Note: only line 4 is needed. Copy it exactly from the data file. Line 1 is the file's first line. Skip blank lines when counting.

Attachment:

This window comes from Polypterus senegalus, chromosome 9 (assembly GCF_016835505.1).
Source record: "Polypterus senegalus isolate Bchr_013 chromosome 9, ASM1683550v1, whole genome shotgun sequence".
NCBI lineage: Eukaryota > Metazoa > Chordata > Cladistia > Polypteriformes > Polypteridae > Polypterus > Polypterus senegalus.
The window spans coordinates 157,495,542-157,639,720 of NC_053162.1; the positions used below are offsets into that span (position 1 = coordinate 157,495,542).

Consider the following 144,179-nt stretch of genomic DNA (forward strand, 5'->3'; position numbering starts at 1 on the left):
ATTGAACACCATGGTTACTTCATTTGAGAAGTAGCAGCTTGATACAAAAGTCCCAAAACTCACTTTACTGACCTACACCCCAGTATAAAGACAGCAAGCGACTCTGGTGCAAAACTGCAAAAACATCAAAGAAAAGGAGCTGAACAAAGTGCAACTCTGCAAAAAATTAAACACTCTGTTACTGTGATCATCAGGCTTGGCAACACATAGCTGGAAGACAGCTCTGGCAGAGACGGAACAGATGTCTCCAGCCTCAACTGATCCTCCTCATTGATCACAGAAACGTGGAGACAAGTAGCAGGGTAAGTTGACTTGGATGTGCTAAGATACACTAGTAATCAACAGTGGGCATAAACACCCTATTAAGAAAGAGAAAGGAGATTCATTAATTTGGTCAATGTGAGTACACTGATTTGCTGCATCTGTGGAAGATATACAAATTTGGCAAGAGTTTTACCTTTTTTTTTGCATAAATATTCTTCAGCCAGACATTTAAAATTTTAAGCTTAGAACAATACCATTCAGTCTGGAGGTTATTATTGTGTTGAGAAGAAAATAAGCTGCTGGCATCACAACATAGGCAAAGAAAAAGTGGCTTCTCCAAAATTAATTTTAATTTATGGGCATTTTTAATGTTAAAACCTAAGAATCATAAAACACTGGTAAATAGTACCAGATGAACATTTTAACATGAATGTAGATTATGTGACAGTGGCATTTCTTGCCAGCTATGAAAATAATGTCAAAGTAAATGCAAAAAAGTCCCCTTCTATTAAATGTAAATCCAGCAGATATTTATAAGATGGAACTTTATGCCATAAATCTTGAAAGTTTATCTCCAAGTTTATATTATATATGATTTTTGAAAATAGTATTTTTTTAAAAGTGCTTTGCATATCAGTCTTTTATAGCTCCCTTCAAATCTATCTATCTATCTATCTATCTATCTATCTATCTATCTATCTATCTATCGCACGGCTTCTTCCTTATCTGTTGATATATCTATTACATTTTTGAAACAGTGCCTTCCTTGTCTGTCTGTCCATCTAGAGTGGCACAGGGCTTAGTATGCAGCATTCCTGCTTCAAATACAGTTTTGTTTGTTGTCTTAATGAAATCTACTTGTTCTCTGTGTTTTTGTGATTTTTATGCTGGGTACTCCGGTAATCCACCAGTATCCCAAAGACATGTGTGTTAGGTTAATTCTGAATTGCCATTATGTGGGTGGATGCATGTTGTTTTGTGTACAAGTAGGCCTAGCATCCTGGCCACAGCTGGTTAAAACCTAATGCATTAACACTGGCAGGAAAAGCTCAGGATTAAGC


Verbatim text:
The window spans coordinates 157,495,542-157,639,720 of NC_053162.1; the positions used below are offsets into that span (position 1 = coordinate 157,495,542).